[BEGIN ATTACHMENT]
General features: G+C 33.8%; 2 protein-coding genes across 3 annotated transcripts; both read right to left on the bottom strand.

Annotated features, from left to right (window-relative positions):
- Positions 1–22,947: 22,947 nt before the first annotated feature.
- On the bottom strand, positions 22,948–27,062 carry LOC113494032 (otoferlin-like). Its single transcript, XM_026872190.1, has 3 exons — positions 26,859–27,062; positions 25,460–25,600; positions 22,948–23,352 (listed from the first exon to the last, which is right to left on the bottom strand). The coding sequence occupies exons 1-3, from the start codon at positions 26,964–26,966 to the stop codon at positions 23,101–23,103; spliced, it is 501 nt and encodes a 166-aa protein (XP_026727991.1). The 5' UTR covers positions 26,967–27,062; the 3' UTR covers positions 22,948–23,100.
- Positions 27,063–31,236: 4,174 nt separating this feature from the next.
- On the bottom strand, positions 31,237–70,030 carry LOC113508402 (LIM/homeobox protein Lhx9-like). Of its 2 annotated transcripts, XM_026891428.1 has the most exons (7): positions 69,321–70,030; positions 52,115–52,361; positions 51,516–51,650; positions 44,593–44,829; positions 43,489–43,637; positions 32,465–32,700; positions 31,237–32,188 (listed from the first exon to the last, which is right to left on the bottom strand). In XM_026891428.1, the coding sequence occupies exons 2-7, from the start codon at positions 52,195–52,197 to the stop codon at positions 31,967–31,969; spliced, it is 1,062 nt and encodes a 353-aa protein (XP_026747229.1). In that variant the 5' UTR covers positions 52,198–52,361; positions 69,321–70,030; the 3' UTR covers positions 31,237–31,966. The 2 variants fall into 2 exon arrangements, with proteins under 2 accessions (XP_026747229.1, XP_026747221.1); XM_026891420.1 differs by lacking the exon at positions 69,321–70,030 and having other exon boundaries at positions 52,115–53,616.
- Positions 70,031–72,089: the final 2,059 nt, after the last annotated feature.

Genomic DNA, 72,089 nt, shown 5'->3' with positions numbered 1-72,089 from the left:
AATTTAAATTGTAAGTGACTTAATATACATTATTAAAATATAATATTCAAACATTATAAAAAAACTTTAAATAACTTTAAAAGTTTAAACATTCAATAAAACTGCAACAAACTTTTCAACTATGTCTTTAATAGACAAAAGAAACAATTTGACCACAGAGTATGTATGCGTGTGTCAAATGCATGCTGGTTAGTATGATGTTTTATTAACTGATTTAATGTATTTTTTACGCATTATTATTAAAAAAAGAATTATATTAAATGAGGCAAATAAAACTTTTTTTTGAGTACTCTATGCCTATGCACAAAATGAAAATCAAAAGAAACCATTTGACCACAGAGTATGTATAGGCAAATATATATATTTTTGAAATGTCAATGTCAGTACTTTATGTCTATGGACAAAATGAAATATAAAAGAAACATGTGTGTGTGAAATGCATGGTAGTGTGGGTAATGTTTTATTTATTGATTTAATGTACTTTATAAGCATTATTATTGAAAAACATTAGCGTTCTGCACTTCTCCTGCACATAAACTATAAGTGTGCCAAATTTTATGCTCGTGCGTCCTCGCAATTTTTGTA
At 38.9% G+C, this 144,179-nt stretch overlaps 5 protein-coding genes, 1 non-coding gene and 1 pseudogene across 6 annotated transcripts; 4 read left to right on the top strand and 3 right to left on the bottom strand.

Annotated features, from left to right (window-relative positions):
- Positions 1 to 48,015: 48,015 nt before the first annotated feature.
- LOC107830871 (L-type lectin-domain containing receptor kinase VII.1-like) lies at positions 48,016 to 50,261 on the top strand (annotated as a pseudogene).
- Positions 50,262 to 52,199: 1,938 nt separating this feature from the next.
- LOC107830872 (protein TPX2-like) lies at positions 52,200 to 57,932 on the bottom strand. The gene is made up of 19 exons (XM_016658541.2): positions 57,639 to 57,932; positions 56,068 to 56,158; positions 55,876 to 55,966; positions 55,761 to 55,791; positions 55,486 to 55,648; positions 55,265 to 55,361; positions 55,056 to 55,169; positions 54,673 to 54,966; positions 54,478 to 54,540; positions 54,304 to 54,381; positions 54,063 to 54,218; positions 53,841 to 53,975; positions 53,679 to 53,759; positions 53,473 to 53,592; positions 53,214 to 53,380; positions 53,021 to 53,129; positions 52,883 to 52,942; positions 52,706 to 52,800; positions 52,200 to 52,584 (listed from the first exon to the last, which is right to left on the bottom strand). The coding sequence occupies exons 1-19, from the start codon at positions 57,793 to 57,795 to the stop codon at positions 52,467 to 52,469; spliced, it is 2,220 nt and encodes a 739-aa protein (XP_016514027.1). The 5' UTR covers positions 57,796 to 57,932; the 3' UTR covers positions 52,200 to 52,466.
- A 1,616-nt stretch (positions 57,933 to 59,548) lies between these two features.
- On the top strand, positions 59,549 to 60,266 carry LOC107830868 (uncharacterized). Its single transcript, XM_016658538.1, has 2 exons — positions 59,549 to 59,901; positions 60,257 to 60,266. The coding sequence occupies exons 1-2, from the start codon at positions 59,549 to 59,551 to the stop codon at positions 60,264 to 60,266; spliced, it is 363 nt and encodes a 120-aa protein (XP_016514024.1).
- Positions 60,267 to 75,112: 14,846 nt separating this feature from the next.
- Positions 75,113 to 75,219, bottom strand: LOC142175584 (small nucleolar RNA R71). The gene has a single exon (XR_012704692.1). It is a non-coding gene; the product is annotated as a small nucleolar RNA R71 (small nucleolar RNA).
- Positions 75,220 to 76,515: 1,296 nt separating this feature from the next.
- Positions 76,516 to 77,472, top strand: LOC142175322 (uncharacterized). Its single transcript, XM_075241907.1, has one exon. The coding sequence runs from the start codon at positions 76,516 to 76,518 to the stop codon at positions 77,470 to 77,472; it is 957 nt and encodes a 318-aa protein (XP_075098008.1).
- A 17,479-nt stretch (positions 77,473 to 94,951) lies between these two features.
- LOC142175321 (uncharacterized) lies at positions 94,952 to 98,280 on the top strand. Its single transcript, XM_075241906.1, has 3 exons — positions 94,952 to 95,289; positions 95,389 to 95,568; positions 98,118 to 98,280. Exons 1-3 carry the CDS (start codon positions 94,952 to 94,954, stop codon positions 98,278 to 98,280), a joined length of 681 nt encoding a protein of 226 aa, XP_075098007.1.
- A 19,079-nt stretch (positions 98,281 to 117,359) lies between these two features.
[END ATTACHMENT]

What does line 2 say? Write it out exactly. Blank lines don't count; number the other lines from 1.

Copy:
Annotated features, from left to right (window-relative positions):